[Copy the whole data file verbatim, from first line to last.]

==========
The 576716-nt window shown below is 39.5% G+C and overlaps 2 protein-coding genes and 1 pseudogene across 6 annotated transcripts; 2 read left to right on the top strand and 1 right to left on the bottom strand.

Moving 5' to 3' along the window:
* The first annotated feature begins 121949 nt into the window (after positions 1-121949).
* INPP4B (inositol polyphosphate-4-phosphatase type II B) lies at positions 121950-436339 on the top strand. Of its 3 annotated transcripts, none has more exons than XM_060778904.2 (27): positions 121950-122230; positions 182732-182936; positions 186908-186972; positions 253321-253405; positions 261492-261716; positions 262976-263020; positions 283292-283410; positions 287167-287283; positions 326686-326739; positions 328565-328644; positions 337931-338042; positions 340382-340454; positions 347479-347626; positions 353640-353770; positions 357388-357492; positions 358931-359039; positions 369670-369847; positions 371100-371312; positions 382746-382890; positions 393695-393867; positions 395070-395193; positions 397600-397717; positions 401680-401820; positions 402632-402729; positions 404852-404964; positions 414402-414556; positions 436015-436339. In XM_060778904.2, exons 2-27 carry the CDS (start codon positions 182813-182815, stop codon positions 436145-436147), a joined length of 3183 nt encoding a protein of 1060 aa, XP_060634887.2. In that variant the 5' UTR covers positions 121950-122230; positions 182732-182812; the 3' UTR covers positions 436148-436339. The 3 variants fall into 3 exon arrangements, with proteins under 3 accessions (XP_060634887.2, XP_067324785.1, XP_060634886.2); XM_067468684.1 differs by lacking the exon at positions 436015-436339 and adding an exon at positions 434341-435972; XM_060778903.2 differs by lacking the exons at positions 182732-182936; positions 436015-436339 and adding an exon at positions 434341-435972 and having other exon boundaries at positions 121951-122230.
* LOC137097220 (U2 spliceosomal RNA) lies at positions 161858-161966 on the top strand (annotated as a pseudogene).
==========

The 576716-nt window shown below is 39.5% G+C and overlaps 2 protein-coding genes and 1 pseudogene across 6 annotated transcripts; 2 read left to right on the top strand and 1 right to left on the bottom strand.

Moving 5' to 3' along the window:
* The first annotated feature begins 121949 nt into the window (after positions 1-121949).
* INPP4B (inositol polyphosphate-4-phosphatase type II B) lies at positions 121950-436339 on the top strand. Of its 3 annotated transcripts, none has more exons than XM_060778904.2 (27): positions 121950-122230; positions 182732-182936; positions 186908-186972; positions 253321-253405; positions 261492-261716; positions 262976-263020; positions 283292-283410; positions 287167-287283; positions 326686-326739; positions 328565-328644; positions 337931-338042; positions 340382-340454; positions 347479-347626; positions 353640-353770; positions 357388-357492; positions 358931-359039; positions 369670-369847; positions 371100-371312; positions 382746-382890; positions 393695-393867; positions 395070-395193; positions 397600-397717; positions 401680-401820; positions 402632-402729; positions 404852-404964; positions 414402-414556; positions 436015-436339. In XM_060778904.2, exons 2-27 carry the CDS (start codon positions 182813-182815, stop codon positions 436145-436147), a joined length of 3183 nt encoding a protein of 1060 aa, XP_060634887.2. In that variant the 5' UTR covers positions 121950-122230; positions 182732-182812; the 3' UTR covers positions 436148-436339. The 3 variants fall into 3 exon arrangements, with proteins under 3 accessions (XP_060634887.2, XP_067324785.1, XP_060634886.2); XM_067468684.1 differs by lacking the exon at positions 436015-436339 and adding an exon at positions 434341-435972; XM_060778903.2 differs by lacking the exons at positions 182732-182936; positions 436015-436339 and adding an exon at positions 434341-435972 and having other exon boundaries at positions 121951-122230.
* LOC137097220 (U2 spliceosomal RNA) lies at positions 161858-161966 on the top strand (annotated as a pseudogene).